Link to comment
Share on other sites

Shelby  - that meat looks really good. Growing up, venison was my family's main meat - partly because my father hunted but mainly because the game warden was his best friend. (Did you ever wonder what happens to those illegal kills that are confiscated? This was 60 years ago - it probably wouldn't happen today. Or would it?) I'm just about to start a venison stew courtesy of a friend who hunts. I used his wife's recipe for vinha d'alhos - a dish that is traditionally made with pork but she says it works well with venison. We'll see tonight. 

We were having lunch with said neighbor this summer when he looked out the window and left the room. This was quickly followed by a gunshot. He came back in and said to his wife "Rabbit stew tomorrow, It's in the kitchen." I wish I had gotten to taste the stew.

Elaina

  • Like 1

If you have a garden and a library, you have everything you need. Cicero

But the library must contain cookbooks. Elaina

Link to comment
Share on other sites

That's a lot going to burger, but I would probably do the same if I hunted for home. I do love shank more that almost any cut of meat however. As far as cutting in fat, I add straight pork fat trimmings from our hogs. I wonder about the difference in fat from where you are versus us - our animals are so lean because they can't find field corn anywhere around here - just wilderness plants. BTW, I've got my javelina hunt in 2 weeks. Looking forward to that one.

It is a lot going to burger.  We used to make a ton of steaks--thin ones for frying etc. and I used to save all of the roasts.  We just didn't end up eating all of them and found ourselves grinding them up to make more burger.  We used to eat a lot more steaks, but we just don't any more.  Our tastes may change again and you might see tons of steaks etc. being packaged up next year.

 

Will you be posting about your hunt?  I hope you do :)

 

Shelby  - that meat looks really good. Growing up, venison was my family's main meat - partly because my father hunted but mainly because the game warden was his best friend. (Did you ever wonder what happens to those illegal kills that are confiscated? This was 60 years ago - it probably wouldn't happen today. Or would it?) I'm just about to start a venison stew courtesy of a friend who hunts. I used his wife's recipe for vinha d'alhos - a dish that is traditionally made with pork but she says it works well with venison. We'll see tonight. 

We were having lunch with said neighbor this summer when he looked out the window and left the room. This was quickly followed by a gunshot. He came back in and said to his wife "Rabbit stew tomorrow, It's in the kitchen." I wish I had gotten to taste the stew.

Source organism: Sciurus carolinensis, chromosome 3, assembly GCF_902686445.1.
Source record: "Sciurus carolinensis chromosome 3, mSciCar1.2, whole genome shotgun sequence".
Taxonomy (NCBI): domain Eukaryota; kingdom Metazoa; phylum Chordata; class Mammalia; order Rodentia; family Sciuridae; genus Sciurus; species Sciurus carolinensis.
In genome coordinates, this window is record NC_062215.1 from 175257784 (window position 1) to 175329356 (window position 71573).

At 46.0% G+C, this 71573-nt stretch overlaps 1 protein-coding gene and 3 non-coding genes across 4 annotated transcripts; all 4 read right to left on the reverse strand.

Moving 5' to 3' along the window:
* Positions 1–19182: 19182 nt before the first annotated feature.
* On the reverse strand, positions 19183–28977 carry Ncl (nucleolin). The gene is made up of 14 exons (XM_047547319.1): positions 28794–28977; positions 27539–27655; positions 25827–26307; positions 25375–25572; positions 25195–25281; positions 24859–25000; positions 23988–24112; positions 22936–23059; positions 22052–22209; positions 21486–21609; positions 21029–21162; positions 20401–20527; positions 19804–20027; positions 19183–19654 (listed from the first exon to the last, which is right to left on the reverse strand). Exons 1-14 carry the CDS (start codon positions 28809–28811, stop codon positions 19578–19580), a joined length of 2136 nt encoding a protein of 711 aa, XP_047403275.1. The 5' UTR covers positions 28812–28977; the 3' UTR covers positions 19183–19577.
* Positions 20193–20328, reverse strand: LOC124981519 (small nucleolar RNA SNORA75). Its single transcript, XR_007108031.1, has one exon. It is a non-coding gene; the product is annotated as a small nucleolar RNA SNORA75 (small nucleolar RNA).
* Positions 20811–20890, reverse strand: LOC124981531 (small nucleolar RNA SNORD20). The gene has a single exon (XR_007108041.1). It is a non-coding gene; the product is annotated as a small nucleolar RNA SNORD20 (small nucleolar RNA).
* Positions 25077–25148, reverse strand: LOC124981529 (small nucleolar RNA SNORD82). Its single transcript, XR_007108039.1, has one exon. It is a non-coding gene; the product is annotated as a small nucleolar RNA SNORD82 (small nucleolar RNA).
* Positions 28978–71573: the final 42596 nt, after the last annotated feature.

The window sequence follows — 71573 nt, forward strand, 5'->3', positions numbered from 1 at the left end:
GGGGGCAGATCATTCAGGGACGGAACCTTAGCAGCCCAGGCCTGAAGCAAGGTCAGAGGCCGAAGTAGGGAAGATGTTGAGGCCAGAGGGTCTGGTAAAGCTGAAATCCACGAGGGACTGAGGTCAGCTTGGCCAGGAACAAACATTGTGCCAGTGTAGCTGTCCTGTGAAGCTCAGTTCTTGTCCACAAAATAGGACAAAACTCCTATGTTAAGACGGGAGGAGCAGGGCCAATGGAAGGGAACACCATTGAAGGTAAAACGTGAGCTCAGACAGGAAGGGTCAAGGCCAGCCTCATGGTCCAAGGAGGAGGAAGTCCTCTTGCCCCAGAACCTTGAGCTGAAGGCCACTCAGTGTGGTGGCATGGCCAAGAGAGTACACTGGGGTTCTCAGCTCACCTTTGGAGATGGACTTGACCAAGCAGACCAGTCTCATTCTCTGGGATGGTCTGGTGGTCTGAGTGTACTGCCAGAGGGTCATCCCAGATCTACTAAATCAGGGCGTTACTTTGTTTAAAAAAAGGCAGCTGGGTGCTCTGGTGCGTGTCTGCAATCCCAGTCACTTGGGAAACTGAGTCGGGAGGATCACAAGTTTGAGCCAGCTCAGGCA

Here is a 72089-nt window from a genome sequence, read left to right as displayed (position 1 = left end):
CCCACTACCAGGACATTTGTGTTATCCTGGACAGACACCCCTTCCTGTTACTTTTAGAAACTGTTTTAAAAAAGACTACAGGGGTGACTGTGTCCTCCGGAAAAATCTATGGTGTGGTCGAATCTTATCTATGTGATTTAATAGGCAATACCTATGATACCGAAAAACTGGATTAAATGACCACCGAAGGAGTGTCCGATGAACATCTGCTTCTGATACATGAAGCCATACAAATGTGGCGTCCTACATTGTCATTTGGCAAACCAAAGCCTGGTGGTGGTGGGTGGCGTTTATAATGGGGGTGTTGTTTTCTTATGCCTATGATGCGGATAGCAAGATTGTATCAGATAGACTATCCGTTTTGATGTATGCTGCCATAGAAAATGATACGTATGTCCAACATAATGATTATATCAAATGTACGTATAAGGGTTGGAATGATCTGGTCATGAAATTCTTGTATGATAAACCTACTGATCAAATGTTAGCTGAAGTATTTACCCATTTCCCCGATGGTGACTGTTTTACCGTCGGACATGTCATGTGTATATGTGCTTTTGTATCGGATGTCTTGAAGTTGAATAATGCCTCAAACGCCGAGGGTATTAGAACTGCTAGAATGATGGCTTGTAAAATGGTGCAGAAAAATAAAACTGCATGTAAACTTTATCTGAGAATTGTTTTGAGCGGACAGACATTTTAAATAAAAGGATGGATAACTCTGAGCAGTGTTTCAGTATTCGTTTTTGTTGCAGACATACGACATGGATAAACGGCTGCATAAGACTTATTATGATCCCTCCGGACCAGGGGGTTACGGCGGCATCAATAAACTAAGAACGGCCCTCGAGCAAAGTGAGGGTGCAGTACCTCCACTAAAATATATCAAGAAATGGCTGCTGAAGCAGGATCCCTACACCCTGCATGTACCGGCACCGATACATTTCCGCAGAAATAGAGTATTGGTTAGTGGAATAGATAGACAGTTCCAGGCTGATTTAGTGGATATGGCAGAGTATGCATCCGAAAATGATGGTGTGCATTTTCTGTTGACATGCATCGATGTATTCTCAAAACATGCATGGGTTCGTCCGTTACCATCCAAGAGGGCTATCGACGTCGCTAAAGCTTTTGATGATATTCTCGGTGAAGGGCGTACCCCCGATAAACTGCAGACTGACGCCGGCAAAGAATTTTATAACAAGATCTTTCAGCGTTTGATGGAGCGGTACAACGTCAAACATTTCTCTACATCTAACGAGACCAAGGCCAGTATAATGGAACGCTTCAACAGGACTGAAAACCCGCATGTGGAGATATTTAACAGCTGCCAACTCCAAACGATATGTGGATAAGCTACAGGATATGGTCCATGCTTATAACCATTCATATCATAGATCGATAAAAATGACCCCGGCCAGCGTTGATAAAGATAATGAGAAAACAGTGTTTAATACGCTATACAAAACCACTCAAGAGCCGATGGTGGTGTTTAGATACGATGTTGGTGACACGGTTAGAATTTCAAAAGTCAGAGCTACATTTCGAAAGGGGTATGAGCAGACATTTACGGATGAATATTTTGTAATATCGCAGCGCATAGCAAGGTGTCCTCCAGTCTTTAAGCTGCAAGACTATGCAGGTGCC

Elaina

Isn't it nice to have friends in high places :)  These days --around here anyway--the illegal kill meat gets donated to local soup kitchens.  A very worthy cause.

 

Would love to see your stew--I bet it will be delicious!

  • Like 1
Link to comment
Share on other sites

Here's my venison stew. Not really a true vinha d'alhos - although if you google the term you find multiple, very different recipes so what's true? I used the marinade from the vinha d'alhos recipe my friend gave me - basically wine, vinegar and garlic, and marinated the venison for 24 hours (the traditional recipes say to marinate 3 - 6 days). Then I really just turned it into a stew with carrots, onions,potatoes, braised garlic and sauteed mushrooms. It was delicious and extremely tender - which venison stew meat sometimes is not.  With a salad, bread and wine it was a lovely dinner.

venison stew 2.png

venison stew 2.png

  • Like 2

If you have a garden and a library, you have everything you need. Cicero

But the library must contain cookbooks. Elaina

Link to comment
Share on other sites

Elaina that looks SO good.  I love the big chunks of veg in there.  Would the meat have benefited from the longer marinade  or  was it great just the way you made it?

 

Makes me want to thaw out a roast already :)

Link to comment
Share on other sites

Elaina that looks SO good.  I love the big chunks of veg in there.  Would the meat have benefited from the longer marinade  or  was it great just the way you made it?

 

Makes me want to thaw out a roast already :)

  • Like 1

If you have a garden and a library, you have everything you need. Cicero

But the library must contain cookbooks. Elaina

Link to comment
Share on other sites

 Share

  • Recently Browsing   0 members

    • No registered users viewing this page.
×
×
  • Create New...